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Corporate complaints policy

Information on our corporate complaints policy and procedure.

Published: 4 March 2021

Last updated: 24 November 2022

The council aims to provide quality services, but sometimes things go wrong. We encourage customers to tell us when this happens so we can quickly put things right, learn from our mistakes and improve our services.

We want our complaints policy to be:

  • easy to access, taking into account the different needs of customers 
  • simple to understand and use
  • clear on what customers can expect from us and when 
  • impartial
  • fair
  • transparent
  • confidential
  • effective, providing the right solution

What is a complaint?

A complaint is:

  • dissatisfaction, however expressed by the customer, which they wish to be treated as a complaint

The Housing Ombudsman’s definition of a complaint is also acknowledged:

  • an expression of dissatisfaction, however made, about the standard of service, actions or lack of action by the organisation, its own staff, or those acting on its behalf, affecting an individual resident or group of residents

What is not a complaint?

This Policy does not deal with complaints about Adults or Children’s Social Services covered by statutory procedures. Find out more information on these statutory complaints procedures.

Other matters which are not addressed by this Policy are below. This is not a full list and customers will be advised why their issue isn’t covered by the Policy and of any other action they can take:

  • a request for a service - this includes a report of a missed bin collection or an appointment for a repair which should be reported through the relevant channel such as the ‘Report It’ function or through one of the contact centres.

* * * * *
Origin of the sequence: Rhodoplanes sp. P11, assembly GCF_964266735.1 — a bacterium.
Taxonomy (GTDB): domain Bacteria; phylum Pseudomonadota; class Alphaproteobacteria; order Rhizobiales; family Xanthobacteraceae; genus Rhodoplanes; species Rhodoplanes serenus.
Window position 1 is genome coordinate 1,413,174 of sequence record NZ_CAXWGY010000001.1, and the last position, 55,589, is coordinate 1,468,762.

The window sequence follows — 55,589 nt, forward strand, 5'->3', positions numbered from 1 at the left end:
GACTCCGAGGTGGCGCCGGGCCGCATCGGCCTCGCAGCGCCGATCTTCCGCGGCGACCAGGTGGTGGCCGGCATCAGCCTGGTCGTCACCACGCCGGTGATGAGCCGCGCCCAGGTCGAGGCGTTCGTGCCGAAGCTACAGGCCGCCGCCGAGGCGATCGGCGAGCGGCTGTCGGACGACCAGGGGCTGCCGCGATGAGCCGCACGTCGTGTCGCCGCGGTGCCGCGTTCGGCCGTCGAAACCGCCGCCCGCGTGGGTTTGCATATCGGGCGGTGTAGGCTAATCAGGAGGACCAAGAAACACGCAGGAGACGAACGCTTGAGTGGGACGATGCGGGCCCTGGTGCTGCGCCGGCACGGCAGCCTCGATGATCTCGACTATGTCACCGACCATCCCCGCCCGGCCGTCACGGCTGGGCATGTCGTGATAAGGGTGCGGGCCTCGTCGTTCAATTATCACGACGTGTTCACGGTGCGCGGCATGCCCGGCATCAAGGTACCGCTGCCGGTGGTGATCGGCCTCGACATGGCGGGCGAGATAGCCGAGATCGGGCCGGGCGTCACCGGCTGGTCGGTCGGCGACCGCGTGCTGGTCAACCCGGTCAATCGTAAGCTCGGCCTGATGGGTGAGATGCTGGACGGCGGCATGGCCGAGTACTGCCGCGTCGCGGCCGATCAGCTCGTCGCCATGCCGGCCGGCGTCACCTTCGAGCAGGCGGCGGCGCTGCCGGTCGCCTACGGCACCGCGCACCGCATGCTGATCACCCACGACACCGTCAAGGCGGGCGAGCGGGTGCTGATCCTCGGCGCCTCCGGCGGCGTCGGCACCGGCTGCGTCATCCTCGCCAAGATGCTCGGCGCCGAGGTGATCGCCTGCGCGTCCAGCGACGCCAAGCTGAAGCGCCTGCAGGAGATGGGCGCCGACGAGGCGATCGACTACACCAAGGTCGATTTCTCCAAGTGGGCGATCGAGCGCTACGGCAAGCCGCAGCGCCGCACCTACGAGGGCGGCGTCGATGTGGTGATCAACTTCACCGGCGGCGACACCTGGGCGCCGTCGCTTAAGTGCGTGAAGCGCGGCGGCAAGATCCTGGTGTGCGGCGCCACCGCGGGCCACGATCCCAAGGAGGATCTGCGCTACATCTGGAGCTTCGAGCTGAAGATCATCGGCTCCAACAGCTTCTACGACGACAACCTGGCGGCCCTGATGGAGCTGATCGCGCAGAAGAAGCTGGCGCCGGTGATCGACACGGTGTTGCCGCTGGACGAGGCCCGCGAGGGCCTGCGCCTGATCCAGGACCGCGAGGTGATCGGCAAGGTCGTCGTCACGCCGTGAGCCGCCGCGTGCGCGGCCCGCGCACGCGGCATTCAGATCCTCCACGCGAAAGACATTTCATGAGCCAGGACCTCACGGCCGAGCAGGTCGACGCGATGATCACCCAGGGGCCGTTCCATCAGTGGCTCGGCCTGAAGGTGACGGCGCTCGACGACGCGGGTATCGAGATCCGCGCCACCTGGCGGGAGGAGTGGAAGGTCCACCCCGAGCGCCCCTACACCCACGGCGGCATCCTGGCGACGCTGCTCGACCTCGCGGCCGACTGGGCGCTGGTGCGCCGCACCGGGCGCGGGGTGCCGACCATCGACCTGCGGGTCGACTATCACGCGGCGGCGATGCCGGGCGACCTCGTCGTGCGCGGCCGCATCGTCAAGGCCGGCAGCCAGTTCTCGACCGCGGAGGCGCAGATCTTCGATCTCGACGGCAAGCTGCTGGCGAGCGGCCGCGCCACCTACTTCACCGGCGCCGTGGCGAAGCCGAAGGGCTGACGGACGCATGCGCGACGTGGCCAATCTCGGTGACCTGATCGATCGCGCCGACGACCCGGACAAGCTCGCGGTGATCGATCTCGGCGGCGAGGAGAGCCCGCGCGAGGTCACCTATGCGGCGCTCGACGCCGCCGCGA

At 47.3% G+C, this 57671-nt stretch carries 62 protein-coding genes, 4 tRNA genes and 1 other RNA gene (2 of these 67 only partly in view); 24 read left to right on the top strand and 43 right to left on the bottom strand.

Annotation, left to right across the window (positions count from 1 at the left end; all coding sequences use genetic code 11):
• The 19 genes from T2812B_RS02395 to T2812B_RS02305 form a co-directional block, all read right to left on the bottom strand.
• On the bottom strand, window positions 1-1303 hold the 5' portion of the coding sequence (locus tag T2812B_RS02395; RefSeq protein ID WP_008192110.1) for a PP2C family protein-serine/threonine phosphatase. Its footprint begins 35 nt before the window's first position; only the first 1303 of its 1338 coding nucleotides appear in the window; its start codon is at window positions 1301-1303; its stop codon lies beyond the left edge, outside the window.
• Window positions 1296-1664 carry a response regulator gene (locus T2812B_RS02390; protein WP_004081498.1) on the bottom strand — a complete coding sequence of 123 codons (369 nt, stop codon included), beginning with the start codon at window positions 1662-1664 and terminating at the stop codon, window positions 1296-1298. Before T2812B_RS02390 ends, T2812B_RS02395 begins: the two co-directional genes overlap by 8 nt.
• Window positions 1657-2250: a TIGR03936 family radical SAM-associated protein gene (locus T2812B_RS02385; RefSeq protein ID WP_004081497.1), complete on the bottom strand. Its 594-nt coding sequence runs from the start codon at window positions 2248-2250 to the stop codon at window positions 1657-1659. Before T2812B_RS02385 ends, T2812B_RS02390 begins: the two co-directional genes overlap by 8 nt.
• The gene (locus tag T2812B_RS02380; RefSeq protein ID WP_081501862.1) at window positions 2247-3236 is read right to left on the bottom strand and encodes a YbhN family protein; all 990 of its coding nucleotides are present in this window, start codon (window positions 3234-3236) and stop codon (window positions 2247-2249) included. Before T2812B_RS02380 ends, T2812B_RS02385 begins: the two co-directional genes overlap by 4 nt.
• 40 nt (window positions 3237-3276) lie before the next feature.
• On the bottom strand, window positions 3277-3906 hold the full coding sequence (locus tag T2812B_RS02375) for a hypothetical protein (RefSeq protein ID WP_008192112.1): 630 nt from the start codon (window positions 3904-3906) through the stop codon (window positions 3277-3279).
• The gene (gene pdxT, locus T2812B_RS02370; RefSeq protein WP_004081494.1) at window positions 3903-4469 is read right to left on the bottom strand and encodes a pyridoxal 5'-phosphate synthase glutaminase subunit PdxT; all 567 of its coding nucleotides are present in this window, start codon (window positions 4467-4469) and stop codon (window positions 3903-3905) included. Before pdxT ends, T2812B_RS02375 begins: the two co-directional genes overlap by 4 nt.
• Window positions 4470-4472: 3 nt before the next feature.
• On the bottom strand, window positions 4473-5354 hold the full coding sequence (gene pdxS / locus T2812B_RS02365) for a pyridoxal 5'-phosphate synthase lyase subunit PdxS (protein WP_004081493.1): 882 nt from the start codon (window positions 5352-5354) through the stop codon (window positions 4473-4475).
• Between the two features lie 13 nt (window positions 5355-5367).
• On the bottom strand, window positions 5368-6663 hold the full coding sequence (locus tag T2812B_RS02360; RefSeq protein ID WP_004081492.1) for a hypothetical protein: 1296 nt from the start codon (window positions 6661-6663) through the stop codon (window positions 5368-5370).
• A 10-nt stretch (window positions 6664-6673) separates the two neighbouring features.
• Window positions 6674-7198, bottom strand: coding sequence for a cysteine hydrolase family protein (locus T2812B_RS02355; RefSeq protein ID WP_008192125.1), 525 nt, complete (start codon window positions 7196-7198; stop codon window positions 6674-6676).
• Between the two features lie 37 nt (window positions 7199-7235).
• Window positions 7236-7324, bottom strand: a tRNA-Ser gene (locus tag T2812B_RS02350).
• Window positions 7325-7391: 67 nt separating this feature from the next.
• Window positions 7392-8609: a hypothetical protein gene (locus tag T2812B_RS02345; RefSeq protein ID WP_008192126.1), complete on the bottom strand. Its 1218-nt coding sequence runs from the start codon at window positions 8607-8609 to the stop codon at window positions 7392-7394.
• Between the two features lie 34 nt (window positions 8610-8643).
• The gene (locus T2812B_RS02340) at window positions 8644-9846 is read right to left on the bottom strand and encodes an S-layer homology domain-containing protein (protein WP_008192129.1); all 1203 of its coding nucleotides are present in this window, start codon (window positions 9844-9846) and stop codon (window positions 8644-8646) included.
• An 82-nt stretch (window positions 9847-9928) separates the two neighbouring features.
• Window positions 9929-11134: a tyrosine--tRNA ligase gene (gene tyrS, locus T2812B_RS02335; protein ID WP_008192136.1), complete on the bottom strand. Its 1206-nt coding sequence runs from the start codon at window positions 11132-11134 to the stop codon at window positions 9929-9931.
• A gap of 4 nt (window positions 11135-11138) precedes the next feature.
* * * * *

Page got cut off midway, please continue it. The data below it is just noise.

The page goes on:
• when there are other legal rights of appeal - these can include appeals against:
      • a planning decision
      • a school admission or exclusion
      • a Housing Benefit or Council Tax decision
      • a Penalty Charge Notice (parking ticket) or recovery action taken after the issue of the ticket
      • a homeless decision 
      • a Fixed Penalty Notice
      • the Community Trigger process
  • allegations of fraud or corruption may be best dealt with under the council’s Anti-Fraud or Whistle Blowing procedures
  • when legal action has started. This includes where:
    • the matter has already been heard by a Court or tribunal, including the council’s Benefit Review Panel
    • either the customer or the council has started legal proceedings, or taken Court action (this does not include where the customer has only threatened legal proceedings against the council)
  • complaints involving insurance claims against the council (unless they are about how a service has communicated with a customer about an insurance claim, they have delayed sending information for example)
  • when the complaint is over 12 months old and the customer was aware of the issue but did not report it to the council - exceptions may be made if there is a good reason for the delay
  • complaints that have already been investigated through the council’s complaints procedure or by the Ombudsman
  • certain complaints about staff and councillors as they are best dealt with under separate procedures, such as:
    • the council’s staff disciplinary code or performance management procedures
    • complaints about the conduct of councillors or co-opted members as these are dealt with under a separate procedure - please email [email protected] for more information
  • complaints from members of staff relating to personnel matters
  • complaints about council policies. In these cases, customers should contact their local Ward Councillor or the Cabinet Member responsible for the policy they are unhappy about


  • matters which should be reported to the police 

Complaints about contractors